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Low-Dose Bird Flu Vaccine in the Works

New Techniques May Stretch Vaccine Supply if Bird Flu Hits
By
WebMD Health News
Reviewed by Louise Chang, MD

July 26, 2006 -- An immune-boosting substance makes bird flubird flu vaccine work at low doses, drug maker GlaxoSmithKline today announced.

A 400-person clinical trial in Belgium shows that the immune-boosting substance -- what scientists call an adjuvant -- makes low-dose bird fluflu vaccine work.

The vaccine targets the H5N1 bird flu that has killed 134 people in nine countries. However, the virus has not yet learned to spread easily from person to person -- an event that likely would trigger a worldwide pandemic.

GlaxoSmithKline says that two 3.8-microgram doses of the vaccine stimulate antibody levels expected to protect people from bird flu. Without adjuvant, similar bird-flu vaccines require two 90-microgram doses.

"These excellent clinical trial results represent a significant breakthrough in the development of our pandemic flu vaccine," GlaxoSmithKline CEO J.P. Garnier said, in a news release. "This is the first time such a low dose of H5N1 antigen has been able to stimulate this level of strong immune response."

Aside from its use of a proprietary adjuvant, the GlaxoSmithKline's bird flu vaccine is similar to others now being tested. The bird flu component of the vaccine must be grown in hens' eggs using the technology now used to make seasonal flu vaccine. And people will need two doses of the vaccine, weeks apart, before they are protected. GlaxoSmithKline is a WebMD sponsor.

There is no guarantee that the vaccine now being developed will protect against a strain of bird flu that becomes able to spread among humans. If there were little protection, there would be a delay of many months in producing a vaccine against the new strain. A low-dose vaccine would greatly speed this process.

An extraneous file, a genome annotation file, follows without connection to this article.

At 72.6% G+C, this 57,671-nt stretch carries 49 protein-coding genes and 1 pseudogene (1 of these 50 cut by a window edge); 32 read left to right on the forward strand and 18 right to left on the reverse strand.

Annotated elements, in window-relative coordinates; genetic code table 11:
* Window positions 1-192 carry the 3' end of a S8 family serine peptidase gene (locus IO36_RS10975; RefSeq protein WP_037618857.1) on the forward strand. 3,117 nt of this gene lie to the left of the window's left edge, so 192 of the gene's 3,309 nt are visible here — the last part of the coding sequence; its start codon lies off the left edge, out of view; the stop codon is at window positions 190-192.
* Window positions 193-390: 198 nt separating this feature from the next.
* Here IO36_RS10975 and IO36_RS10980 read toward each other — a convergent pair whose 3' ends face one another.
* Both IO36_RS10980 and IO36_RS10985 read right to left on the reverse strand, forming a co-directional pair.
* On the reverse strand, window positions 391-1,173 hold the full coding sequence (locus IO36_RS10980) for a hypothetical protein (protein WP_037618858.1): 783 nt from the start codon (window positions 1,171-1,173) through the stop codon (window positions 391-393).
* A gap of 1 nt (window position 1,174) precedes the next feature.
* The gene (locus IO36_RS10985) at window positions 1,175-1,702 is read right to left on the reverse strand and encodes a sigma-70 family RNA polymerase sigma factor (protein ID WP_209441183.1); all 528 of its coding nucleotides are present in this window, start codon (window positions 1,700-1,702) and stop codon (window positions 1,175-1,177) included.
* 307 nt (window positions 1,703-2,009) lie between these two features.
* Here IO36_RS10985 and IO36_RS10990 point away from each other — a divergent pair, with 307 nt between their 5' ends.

Immunologist David Topham, PhD, is testing different experimental bird flu vaccines at the University of Rochester, New York.

"This is a great result, getting a protective level of response at such low vaccine doses," Topham tells WebMD. "What this says, in the larger picture, is that using an adjuvant works for these vaccines that are not very immunogenic on their own. This is the way we will have to go in the future."

Another drug company, Chiron, is also testing an adjuvant-boosted bird flu vaccine. Early results, Topham says, suggest that Chiron's adjuvant also allows for low-dose vaccination.

One problem with adjuvants is that, because they boost the immune system, they boost the side effects of vaccination.

"The full safety profiles for these adjuvants have not been done," Topham says. "But in a pandemic situation, some of these things might be relaxed. The risk of bird flu might be worse than the risk of the side effects of adjuvants."

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